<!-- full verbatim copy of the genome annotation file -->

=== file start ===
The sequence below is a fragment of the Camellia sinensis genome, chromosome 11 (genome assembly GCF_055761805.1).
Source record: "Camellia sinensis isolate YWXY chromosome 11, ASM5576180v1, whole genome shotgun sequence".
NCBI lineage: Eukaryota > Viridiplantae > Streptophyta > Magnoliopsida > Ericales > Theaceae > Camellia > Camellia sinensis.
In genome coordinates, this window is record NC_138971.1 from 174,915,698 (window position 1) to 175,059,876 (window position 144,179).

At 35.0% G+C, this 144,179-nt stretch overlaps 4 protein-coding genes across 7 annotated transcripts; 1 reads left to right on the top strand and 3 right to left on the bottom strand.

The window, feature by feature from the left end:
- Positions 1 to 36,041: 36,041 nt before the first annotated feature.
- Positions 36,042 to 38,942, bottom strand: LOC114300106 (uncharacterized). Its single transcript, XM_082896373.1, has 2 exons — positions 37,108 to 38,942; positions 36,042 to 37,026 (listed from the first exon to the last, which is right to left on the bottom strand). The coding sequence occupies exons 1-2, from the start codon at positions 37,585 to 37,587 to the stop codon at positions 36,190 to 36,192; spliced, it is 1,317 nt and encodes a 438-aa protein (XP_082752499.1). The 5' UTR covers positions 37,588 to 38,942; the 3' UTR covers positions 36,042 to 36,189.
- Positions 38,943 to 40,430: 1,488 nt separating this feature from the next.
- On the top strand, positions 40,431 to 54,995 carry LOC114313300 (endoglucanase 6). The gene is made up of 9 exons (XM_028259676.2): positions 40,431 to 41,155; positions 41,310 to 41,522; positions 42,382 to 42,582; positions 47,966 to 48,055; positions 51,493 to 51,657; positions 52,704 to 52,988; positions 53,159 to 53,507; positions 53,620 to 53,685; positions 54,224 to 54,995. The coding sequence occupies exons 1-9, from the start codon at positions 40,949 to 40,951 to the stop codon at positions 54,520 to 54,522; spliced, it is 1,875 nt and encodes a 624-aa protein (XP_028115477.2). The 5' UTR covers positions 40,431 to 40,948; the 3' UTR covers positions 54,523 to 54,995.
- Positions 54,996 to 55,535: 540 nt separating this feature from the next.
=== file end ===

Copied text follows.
The sequence below is a fragment of the Camellia sinensis genome, chromosome 11 (genome assembly GCF_055761805.1).
Source record: "Camellia sinensis isolate YWXY chromosome 11, ASM5576180v1, whole genome shotgun sequence".
NCBI lineage: Eukaryota > Viridiplantae > Streptophyta > Magnoliopsida > Ericales > Theaceae > Camellia > Camellia sinensis.
In genome coordinates, this window is record NC_138971.1 from 174,915,698 (window position 1) to 175,059,876 (window position 144,179).

At 35.0% G+C, this 144,179-nt stretch overlaps 4 protein-coding genes across 7 annotated transcripts; 1 reads left to right on the top strand and 3 right to left on the bottom strand.

The window, feature by feature from the left end:
- Positions 1 to 36,041: 36,041 nt before the first annotated feature.
- Positions 36,042 to 38,942, bottom strand: LOC114300106 (uncharacterized). Its single transcript, XM_082896373.1, has 2 exons — positions 37,108 to 38,942; positions 36,042 to 37,026 (listed from the first exon to the last, which is right to left on the bottom strand). The coding sequence occupies exons 1-2, from the start codon at positions 37,585 to 37,587 to the stop codon at positions 36,190 to 36,192; spliced, it is 1,317 nt and encodes a 438-aa protein (XP_082752499.1). The 5' UTR covers positions 37,588 to 38,942; the 3' UTR covers positions 36,042 to 36,189.
- Positions 38,943 to 40,430: 1,488 nt separating this feature from the next.
- On the top strand, positions 40,431 to 54,995 carry LOC114313300 (endoglucanase 6). The gene is made up of 9 exons (XM_028259676.2): positions 40,431 to 41,155; positions 41,310 to 41,522; positions 42,382 to 42,582; positions 47,966 to 48,055; positions 51,493 to 51,657; positions 52,704 to 52,988; positions 53,159 to 53,507; positions 53,620 to 53,685; positions 54,224 to 54,995. The coding sequence occupies exons 1-9, from the start codon at positions 40,949 to 40,951 to the stop codon at positions 54,520 to 54,522; spliced, it is 1,875 nt and encodes a 624-aa protein (XP_028115477.2). The 5' UTR covers positions 40,431 to 40,948; the 3' UTR covers positions 54,523 to 54,995.
- Positions 54,996 to 55,535: 540 nt separating this feature from the next.